A **Scatter Graph** shows how two sets of data may be related. Note that, on a scatter graph, the points are not joined up.

The relationship between the two sets of data is known as the **Correlation**. There are three types of correlation:

If one value increases as the other also increases, then this is a **Positive Correlation**;

If one value falls as the other increases, then this is a **Negative Correlation**;

If there is no link between the two sets of data, then there is **No Correlation**

Note that an increase in one value does not necessarily *cause* the other value to change: for example, a good result in a Maths test does not cause a good result in a History test.

A teacher wanted to know whether the performance in a test was linked to the distance the student travelled to school. The teacher obtained the following results:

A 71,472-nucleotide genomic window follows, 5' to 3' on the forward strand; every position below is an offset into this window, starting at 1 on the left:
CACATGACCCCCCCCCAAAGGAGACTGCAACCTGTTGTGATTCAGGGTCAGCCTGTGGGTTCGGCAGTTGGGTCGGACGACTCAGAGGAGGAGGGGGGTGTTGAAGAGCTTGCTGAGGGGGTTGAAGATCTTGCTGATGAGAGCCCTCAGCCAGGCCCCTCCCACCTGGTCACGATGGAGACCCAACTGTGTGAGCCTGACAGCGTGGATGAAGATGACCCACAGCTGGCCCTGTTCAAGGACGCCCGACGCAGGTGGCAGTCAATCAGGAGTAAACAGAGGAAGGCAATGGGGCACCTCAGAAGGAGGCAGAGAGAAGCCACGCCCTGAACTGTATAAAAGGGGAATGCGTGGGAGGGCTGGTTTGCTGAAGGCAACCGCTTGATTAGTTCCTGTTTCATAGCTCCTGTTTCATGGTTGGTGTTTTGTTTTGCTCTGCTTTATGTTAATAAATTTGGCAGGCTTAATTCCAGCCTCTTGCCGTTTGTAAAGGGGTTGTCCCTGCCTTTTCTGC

Distance (km) | Test Score |
---|---|

0.1 | 45 |

0.1 | 65 |

0.2 | 28 |

0.3 | 76 |

0.5 | 55 |

0.6 | 48 |

0.9 | 64 |

1.1 | 41 |

1.5 | 30 |

1.8 | 52 |

1.8 | 75 |

1.9 | 35 |

2.1 | 42 |

2.2 | 65 |

3.0 | 30 |

3.6 | 71 |

By plotting a scatter diagram, or otherwise, indicate the nature of the correlation between the distance the student lives from school, and the results in a test.

The plotted graph indicates there is no strong link between the two pieces of data.

Answer: No correlation

A survey examined the relationship between the amount of time spent revising for a test, and the results of a test. The information is shown on a scatter graph, below. What is the relationship between revision and test scores?

As the time spent revising increased, the test score increased.

Answer: Positive correlation

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